Remember that your audience may know nothing about your market so you need to convince them that this pain is real. Use your market validation to your advantage here — show traction with existing customers or results of customer interviews if you’re still very early, or use a well known customer to setup your story.
Show Me, Don’t Tell Me
I highly recommend using a product demo to show how your product solves all of these problems. Rather than just telling me your product does X, Y, and Z — use one of your existing customers to demonstrate each feature and the benefits of each to that customer. This type of demo not only shows you’ve got more than just an idea, but it also immediately gives context for your progress, design, and product vision as well as added credibility of traction by using a real customer.
It’s also critical to remember that you’ll be pitching your business to an investor, so get to the investment opportunity quickly— investors are looking to give you their money and then have confidence that your team can execute fast and competently to grow the value of that investment.
So, How Do You Turn This Into a Business?
If you’ve presented a good solution to a compelling need, how you commercialise this solution will be the next question in investors’ minds.
The next part of the pitch should therefore transition to how you’re going to make money and size the market appropriately to show there’s some scale in what you’re doing. To demonstrate your understanding of this market, you should also touch on the competition, importantly, communicating why you’re different to them and why your customers will care.
At this point in your pitch, you’ve likely convinced the investor there’s a big opportunity to be had, so only left to convince them you’re the team to do it by talking about your team’s relevant experience in that market and show your traction and velocity in terms of recent customer acquisition and retention metrics to prove your team can execute.
Don’t Forget the Ask
After you’ve set this up, you need make a clear ask, stating how much you’re raising, and how much of this you have committed already.
Since investing is so susceptible to social proof, you should do your utmost to get some commitments, even soft-commitments, on the table before the pitch — if you can say you’re raising 500K and 250K is already committed, you’ll demonstrate investor traction and will pique other investors’ interests, giving you more credibility and your pitch more urgency as the round will likely close sooner.
With the ask, let investors know what you intend to use those funds for — not just paying salaries or adding new features; what significant business milestones do you intend to achieve that will increase the value of your company during this next stage (could be achieving specific user growth; building out a monetisation platform and adding 500 customers, or others — whatever they are, be specific and realistic).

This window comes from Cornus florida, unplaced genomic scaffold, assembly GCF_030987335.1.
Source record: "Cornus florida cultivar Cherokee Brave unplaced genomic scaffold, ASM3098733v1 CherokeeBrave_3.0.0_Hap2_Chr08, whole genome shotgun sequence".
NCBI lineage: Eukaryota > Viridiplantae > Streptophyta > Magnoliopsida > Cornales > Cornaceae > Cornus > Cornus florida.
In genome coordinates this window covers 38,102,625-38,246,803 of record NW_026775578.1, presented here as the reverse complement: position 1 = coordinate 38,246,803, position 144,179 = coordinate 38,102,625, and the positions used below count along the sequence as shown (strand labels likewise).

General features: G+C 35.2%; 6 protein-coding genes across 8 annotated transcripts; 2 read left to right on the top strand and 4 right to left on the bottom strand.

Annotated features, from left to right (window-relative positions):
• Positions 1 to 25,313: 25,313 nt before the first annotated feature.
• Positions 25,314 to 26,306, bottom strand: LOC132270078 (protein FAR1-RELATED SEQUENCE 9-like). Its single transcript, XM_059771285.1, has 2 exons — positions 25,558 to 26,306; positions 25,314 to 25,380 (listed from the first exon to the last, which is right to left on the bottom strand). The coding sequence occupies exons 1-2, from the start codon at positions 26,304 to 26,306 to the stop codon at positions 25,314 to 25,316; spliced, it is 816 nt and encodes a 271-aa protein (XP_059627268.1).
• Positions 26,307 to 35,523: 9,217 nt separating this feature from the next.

With that, the meat of the pitch is done, time to wrap up.
Imagine you’re an investor sitting through a pitch event— you’ve heard ten or so other good pitches (if you’re lucky; 30+ pitches if you’re not ;) — how do you make your pitch stand out amongst those others?
Have a really memorable ending.
A great close needs to hammer home the two or three key things you want the investor to take away from your presentation: e.g. highly experienced team, with great traction, operating in a massive greenfield market.
Finally leave them with a good, visionary, and sticky one-liner they can take away and tell all their investor friends.
This structure should remain relatively consistent across most pitches, although the content will vary by company. The last key to delivering a great pitch is to practice, test, and iterate in front of real people — especially people who don’t know your market, so that you surface any implied assumptions and jargon you may have tacitly used in your pitch.
I recommend startups practice a live pitch in front of real people as many as fifty times (without notes) to be able to deliver the final content with all-important confidence.
Assuming you’ve got a great underlying business and team, if you can deliver an investment pitch like this with passion, energy, and confidence, getting investment for your early stage startup should be a breeze — good luck!
Dan Khan | @leancto
(This article was originally published in an abridged form in Unlimited Magazine, June 2012 edition — this is the original article, updated and printed in full).
Credit to David Cohen, Founder and CEO of TechStars for the inspiration on my pitch strategy.